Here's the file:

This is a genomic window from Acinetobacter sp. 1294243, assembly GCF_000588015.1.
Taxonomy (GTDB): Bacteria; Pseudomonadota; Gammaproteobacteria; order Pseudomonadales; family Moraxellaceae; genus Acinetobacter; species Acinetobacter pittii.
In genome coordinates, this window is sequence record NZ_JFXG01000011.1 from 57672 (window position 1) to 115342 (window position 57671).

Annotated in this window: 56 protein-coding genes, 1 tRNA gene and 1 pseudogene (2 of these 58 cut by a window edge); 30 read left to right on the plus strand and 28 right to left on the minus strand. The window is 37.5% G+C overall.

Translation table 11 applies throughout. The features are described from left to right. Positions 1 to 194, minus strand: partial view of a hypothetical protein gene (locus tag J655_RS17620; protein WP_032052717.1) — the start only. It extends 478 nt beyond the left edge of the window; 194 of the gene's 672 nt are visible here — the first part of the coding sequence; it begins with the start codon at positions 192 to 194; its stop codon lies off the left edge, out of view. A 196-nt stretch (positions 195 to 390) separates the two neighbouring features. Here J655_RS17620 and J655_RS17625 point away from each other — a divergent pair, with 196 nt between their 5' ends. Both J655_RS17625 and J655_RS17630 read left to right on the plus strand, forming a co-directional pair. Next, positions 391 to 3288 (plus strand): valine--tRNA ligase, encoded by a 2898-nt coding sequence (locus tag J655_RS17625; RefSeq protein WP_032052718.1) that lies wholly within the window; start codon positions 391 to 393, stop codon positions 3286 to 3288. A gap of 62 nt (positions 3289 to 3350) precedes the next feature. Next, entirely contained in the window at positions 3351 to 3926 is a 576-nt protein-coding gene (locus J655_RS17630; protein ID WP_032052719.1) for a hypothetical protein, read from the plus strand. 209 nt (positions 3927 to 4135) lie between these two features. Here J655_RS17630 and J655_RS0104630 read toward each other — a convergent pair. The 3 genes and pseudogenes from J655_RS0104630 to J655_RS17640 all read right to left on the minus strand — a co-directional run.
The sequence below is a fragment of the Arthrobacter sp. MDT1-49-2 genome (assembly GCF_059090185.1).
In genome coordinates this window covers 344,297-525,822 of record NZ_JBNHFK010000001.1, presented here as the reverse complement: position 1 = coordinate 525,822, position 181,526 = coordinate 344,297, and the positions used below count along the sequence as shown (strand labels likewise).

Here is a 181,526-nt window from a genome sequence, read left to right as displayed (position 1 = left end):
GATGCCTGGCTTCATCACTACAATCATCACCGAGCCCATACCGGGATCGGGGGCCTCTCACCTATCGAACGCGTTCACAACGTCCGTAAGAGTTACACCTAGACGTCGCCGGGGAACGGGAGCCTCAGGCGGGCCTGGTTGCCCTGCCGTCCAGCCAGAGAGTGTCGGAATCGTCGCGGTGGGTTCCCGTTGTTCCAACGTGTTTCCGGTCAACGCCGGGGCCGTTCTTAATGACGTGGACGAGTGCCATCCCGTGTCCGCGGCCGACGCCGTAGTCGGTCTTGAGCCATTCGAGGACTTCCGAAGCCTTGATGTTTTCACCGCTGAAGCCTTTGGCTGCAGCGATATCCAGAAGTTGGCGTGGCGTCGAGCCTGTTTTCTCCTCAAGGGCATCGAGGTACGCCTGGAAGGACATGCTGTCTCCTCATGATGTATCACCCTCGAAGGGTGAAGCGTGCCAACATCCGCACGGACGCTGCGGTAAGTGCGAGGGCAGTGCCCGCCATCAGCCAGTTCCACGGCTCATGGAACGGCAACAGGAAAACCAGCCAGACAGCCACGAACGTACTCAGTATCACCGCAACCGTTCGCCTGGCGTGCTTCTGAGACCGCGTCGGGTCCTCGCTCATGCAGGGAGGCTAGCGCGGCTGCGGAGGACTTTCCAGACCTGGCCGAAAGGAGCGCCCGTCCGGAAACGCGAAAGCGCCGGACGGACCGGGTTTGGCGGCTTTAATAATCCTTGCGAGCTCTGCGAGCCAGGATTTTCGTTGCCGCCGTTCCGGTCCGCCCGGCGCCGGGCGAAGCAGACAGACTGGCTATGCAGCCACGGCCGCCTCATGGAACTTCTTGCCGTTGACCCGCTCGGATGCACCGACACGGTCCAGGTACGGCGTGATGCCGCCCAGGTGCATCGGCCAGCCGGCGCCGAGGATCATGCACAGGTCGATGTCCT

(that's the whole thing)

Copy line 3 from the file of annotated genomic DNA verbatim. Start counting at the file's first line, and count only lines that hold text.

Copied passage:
In genome coordinates, this window is sequence record NZ_JFXG01000011.1 from 57672 (window position 1) to 115342 (window position 57671).